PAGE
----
Mouse T lymphocytes unexpectedly produce the classic neurotransmitter serotonin, which—upon binding the constitutively expressed 5-HT7 Gs-coupled receptor-subtype—signals ERK1/2 phosphorylation and NFκB activation to boost their stimulation.
Serotonin/5-hydroxytryptamine (5-HT), often perceived as the brain's “happy chemical,” is—increasingly—assuming a prominent role in immune regulation. In fact, this “neurotransmitter” is primarily a product of the periphery, with gut enterochromaffin cells the principal factories. Intestinal lymphocytes could certainly be exposed directly to their output, though platelets are typically proffered as the source of the monoamine within the immune system: these 5-HT–loaded reservoirs delivering their potent cargo at sights of inflammation and immunologic reactivity.1,2
In this issue of Blood, León-Ponte and colleagues not only consolidate serotonin's importance to T-cell activation but also tender a paradigm whereby the monoamine is provided by the immune cell itself. Critical to any outcome from 5-HT exposure—whether the source be autocrine or paracrine—is a capacity for target cells to sense the monoamine. This could be via the serotonin transporter (SERT) or one or more of 14 receptor subtypes (13 in rodents).1,2 Using reverse transcription–polymerase chain reaction (RT-PCR), the authors ruled out SERT and all but 3 receptor subtypes: only 5-HT1B, 5-HT2A, and 5-HT7 receptors remaining to deliver the 5-HT hit. While not excluding contributions from 5-HT1B and 5-HT2A receptors, the authors homed in on 5-HT7 as the major player: this 7-transmembrane domain G protein–coupled receptor (GPCR) assisted T-cell stimulation by promoting ERK1/2 phosphorylation and canonical NFκB activation. Not only were the authors able to attenuate 5-HT–dependent change with a selective 5-HT7 receptor antagonist but, by using a 5-HT7 receptor agonist, were able to reverse otherwise defective T-cell stimulation arising as a consequence of having blocked tryptophan hydroxylase (TPH), the rate-limiting enzyme in the conversion of tryptophan to 5-HT. Tryptophan is also the catabolic substrate for indolamine-2,3-dioxygenase (IDO), and the relative abundance/activity of TPH, IDO, and, additionally, metabolizing monoamine oxidases (MAOs) could determine 5-HT output from immune cells.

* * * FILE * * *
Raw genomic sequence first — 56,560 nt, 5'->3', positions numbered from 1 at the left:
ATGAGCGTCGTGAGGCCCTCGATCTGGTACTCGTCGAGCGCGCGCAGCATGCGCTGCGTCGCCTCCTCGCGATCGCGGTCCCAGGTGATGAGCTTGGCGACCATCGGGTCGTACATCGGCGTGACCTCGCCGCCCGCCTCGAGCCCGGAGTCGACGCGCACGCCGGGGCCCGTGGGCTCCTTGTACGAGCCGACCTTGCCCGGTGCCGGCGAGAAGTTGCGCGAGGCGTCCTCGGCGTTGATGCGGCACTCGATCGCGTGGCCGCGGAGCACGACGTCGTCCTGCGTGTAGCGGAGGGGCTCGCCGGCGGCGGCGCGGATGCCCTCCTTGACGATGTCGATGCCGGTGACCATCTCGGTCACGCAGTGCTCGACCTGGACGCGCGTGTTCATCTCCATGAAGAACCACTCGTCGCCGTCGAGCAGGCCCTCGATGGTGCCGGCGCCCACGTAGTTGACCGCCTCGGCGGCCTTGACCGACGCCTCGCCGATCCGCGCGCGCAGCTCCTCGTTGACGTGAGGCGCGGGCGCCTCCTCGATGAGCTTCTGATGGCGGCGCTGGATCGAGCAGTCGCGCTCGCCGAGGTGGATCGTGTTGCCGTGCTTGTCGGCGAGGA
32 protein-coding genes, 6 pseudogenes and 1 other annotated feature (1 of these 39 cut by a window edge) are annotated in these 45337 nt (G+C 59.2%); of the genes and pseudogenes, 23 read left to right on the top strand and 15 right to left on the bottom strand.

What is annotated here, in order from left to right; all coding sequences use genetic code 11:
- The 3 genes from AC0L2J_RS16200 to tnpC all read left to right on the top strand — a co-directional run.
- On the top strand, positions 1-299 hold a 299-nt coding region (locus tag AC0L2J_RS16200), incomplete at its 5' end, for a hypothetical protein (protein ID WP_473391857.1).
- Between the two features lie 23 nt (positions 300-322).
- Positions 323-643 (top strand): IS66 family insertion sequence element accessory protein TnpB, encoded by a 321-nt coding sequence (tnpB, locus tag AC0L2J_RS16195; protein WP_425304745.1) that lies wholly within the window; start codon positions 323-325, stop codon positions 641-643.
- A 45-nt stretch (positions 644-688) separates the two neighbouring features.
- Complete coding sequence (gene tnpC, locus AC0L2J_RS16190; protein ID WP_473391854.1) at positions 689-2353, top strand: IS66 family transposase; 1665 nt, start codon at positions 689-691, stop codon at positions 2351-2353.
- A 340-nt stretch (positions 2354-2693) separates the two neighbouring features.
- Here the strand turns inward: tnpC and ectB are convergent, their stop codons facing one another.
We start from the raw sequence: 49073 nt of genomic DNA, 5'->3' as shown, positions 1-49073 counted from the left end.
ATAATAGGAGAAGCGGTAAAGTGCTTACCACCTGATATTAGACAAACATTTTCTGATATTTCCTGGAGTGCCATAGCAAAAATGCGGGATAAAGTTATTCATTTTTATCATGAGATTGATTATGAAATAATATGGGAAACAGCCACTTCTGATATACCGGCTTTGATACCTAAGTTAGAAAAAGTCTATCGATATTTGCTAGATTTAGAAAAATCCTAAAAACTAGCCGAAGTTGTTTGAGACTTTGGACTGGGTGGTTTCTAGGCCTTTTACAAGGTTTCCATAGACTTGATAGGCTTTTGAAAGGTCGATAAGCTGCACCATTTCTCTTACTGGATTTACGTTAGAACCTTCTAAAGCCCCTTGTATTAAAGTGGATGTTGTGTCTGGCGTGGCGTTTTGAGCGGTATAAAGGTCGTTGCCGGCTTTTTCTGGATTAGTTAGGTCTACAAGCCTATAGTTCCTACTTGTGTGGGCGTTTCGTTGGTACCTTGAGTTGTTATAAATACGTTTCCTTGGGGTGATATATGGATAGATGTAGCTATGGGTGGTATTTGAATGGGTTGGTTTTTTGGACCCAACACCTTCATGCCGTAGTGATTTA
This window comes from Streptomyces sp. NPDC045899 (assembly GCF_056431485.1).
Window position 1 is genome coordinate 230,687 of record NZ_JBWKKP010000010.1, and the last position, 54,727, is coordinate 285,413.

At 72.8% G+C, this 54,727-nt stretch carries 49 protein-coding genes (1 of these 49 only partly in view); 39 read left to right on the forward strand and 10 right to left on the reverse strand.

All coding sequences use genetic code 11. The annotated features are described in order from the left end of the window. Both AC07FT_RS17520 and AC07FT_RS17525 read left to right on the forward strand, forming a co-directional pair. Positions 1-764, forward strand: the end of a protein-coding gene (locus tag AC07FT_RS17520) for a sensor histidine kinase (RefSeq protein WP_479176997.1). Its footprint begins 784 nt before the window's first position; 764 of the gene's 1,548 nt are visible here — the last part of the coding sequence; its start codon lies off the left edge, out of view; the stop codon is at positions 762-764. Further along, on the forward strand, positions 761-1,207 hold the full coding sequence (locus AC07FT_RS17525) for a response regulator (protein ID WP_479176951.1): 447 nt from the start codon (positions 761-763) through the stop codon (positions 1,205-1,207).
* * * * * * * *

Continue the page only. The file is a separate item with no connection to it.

While the present study marks a significant advance, the authors themselves address seeming inconsistencies between this and isolated reports on the relative importance of individual 5-HT receptor subtypes to T-cell function, and rightly posit additional questions. Issues include strain and species differences, tissue and subset heterogeneity, and methodological concerns.
Few studies have attempted such an extensive survey of an immune cell's 5-HT receptor repertoire as the one here. The table summarizes and compares the study's salient features with 3 others of merit: a pioneering study on rat splenocytes3 and, from Idzko and colleagues, separate analyses of receptor subtype distribution on human dendritic cells (Idzko et al4 ) and monocytes (Durk et al5 ). Of the discordant and common themes, the near-universal expression of 5-HT7 receptors—irrespective of cell type or animal species—is striking. A built-in knowledge of the pharmacology and signaling properties of 5-HT receptors (see table), driven by and gained largely through their contribution to CNS pathways, holds promise for the ready translation of 5-HT receptor therapeutics to immunology and hematology clinics once a more robust integration of their place in immune physiology—and pathology—has been secured.
The authors are directors and cofounders of Celentyx Ltd, a spinout company whose activities include the profiling of serotonergic compounds against immune cells. ▪